Everysight Raptor Review

Everysight Raptor review
Live ride data in your line of vision

Whether training or just riding for pleasure, cycling metrics abound these days. Time, heart rate, power, distance and speed are just a few data points riders look at during a ride. But is a computer on your handlebars the best place for all this data? Technology company Everysight would argue putting this data inside your sunglasses is a safer and more effective way to go.

The Everysight Raptor packs a fair amount of technology into the heads up display (HUD) sunglasses themselves, measuring and projecting multiple fields of data into a rider’s line of vision. The Raptor does what most good cycling GPS computers do, measuring the basics like speed, elevation, distance and so forth, plus guiding workouts and offering navigation. And, like a Garmin, you can easily pair your sensors like a heart-rate strap or a power meter to see that data.

Notably, the Raptor also adds a hi-res camera that shoots surprisingly crisp stills and video.

The five-field display is crisp and easy to read. Using the companion app, you can set the position of display inside the sunglasses. With the data right in your line of sight, you just refocus your eyes to see the numbers. If that doesn’t make sense, try this: hold your index finger six inches from your face, then without moving your head or eyes, shift your focus between something in the distance and your finger. It’s the same with the display.

Initial setup, updates and downloads of rides, photos and videos are handled through the app, which has helpful tutorials.

On the bike, the Raptor is controlled with a touchscreen on the right arm. Swiping, tapping and double tapping toggles through various functions and engages them. Starting, pausing and finishes rides, sure, but also taking photos and videos, swiping through the data screens and bringing up and dismissing the map.

If you so choose, you can get see alerts inside the Raptor like you see on your phone screen: incoming texts and calls, plus app notifications. You can also play music from your phone on the little speakers, allowing you to take in the tunes without blocking out ambient sound.


Comparisons to other products

Garmin has a similar product in the Varia Vision, which attaches with gummy bands to any pair of sunglasses and pairs with a Garmin Edge computer for the data. The Varia Vision is basically a remote monitor for the Edge computer. It is therefore lighter at 29g, but also much less stable and prone to bouncing in a rider’s vision while riding.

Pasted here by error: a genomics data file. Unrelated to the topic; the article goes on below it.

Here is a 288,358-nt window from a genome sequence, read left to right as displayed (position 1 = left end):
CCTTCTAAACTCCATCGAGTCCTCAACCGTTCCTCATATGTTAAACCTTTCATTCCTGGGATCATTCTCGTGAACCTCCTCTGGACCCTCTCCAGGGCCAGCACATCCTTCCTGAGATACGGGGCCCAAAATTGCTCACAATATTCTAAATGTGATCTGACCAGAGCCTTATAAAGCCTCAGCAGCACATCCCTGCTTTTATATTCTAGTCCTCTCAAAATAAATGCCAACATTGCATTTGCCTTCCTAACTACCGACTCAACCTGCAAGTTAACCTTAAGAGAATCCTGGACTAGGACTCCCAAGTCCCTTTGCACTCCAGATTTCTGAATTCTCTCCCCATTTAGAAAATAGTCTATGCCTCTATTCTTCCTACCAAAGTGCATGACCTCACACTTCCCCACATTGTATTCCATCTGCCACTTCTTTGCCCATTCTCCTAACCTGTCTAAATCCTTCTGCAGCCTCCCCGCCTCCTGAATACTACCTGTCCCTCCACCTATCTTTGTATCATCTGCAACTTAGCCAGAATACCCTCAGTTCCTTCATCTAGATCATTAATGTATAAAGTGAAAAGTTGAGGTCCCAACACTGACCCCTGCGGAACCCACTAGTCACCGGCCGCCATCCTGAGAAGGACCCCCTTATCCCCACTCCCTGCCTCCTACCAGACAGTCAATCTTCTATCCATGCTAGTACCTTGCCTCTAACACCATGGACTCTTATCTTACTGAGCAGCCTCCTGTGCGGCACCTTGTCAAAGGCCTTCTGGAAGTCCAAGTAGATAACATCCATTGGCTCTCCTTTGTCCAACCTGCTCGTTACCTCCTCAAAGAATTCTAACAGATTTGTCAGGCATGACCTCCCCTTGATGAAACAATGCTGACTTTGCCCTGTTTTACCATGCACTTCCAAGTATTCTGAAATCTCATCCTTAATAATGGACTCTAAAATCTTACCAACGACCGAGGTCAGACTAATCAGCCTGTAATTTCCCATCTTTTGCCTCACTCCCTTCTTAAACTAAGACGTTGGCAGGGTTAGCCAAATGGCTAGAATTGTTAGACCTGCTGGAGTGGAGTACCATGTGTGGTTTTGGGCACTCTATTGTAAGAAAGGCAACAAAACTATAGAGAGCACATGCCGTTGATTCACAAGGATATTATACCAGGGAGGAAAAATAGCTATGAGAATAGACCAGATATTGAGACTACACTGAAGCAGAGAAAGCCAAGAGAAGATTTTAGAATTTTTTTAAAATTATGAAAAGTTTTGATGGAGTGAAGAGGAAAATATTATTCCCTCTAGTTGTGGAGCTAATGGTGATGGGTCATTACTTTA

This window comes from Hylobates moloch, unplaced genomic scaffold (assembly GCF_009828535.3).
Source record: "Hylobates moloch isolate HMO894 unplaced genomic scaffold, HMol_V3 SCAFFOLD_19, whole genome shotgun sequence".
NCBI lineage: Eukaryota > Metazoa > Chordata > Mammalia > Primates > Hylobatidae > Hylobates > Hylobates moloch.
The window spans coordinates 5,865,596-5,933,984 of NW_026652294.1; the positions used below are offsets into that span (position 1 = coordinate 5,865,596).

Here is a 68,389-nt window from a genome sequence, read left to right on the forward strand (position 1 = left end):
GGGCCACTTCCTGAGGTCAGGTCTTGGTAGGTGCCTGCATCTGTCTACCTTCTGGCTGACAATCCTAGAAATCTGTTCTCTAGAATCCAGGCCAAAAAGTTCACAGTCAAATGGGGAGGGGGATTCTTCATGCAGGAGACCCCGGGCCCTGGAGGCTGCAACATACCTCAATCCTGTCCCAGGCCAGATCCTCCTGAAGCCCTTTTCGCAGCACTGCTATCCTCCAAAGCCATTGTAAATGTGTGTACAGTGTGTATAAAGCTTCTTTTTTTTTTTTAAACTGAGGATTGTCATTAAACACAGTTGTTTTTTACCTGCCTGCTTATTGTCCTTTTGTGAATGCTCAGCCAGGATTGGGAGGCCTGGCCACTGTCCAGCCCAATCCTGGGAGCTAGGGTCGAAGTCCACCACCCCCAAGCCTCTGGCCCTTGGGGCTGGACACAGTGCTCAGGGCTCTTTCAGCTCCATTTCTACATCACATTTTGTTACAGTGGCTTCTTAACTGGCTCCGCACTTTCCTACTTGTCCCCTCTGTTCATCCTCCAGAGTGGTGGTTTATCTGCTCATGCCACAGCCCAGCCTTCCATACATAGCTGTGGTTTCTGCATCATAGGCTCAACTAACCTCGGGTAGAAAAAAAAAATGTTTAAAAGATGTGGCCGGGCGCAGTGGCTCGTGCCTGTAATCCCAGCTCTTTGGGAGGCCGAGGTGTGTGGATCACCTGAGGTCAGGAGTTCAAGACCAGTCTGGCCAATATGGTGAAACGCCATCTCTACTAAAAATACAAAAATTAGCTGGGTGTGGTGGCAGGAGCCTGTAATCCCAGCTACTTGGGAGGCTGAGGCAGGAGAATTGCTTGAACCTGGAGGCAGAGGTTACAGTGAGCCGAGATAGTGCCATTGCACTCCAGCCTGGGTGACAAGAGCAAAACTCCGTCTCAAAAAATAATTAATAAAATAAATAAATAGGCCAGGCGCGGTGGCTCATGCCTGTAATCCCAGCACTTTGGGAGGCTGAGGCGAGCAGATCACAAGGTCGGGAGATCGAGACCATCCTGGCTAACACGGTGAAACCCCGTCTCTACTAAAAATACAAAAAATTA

A more direct comparison is the $499 Solos Smart Glasses, which are an all-in-one unit with display, speakers, buttons and charge port built in. Those weigh 64g and feature an adjustable arm in front of the right lens. When adjusted, they are easy enough to see, but bumps in the road can cause the data to disappear. Battery time for the Solos is five hours.

The $649 Raptor is the most expensive and heaviest of the three at 98g, but also the most robust in terms of visual clarity and stability, plus 8-hour battery life. Plus, the Raptor also includes a built in camera that takes hi-res photos and video.

Pros, cons and the bottom line

Beyond the gee-whiz factor, there are two main selling points to HUD glasses, regardless of brand. How much either of these matter to you determines whether or not the product is a good fit.

First of all, there is the safety argument, that looking keeping your eyes on the road is better than glancing down at your handlebars. (This puts aside where attention is placed; think texting and driving, even if the phone is held up near the line of vision with the road.)

The second point is how much you need or want to look at data while riding. Doing short and intense power intervals as part of a detailed training program? Great; these could be valuable. Just riding along with your friends? Hmm, not so much.

For the Raptor glasses in particular, the tech is top notch. Wireless compatibility includes Bluetooth and ANT+, GPS and WiFi. It works with .TCX,  .GPX and .FIT files for navigation and training, and Apple iOS 10 and Android 4.4 operating systems and up for phone app integration.

The 13.2MP camera offers 75-degree field of vision and surprisingly crisp photos. You can’t see exactly how the photo will be framed, but it’s basically what you are looking at. The same thing goes for the three movie modes, including the lower-res social mode that automatically embeds ride data into the footage. While not as good as shooting with a DSLR or a GoPro where you have a viewfinder and better stabilization, the convenience is super high — just double tap the sensor to engage and slide your finger to shoot. This is much faster and safer way to shoot than digging through your jersey pocket for your phone and trying to turn on the camera, especially on fast and winding descents.

The three primary downsides are price, the bulk above the lens that can interfere with vision when in the drops and the overall look of the things.

But the bottom line is this: If you like the concept of a HUD sunglass for training, the Everysight Raptor is the best option out there.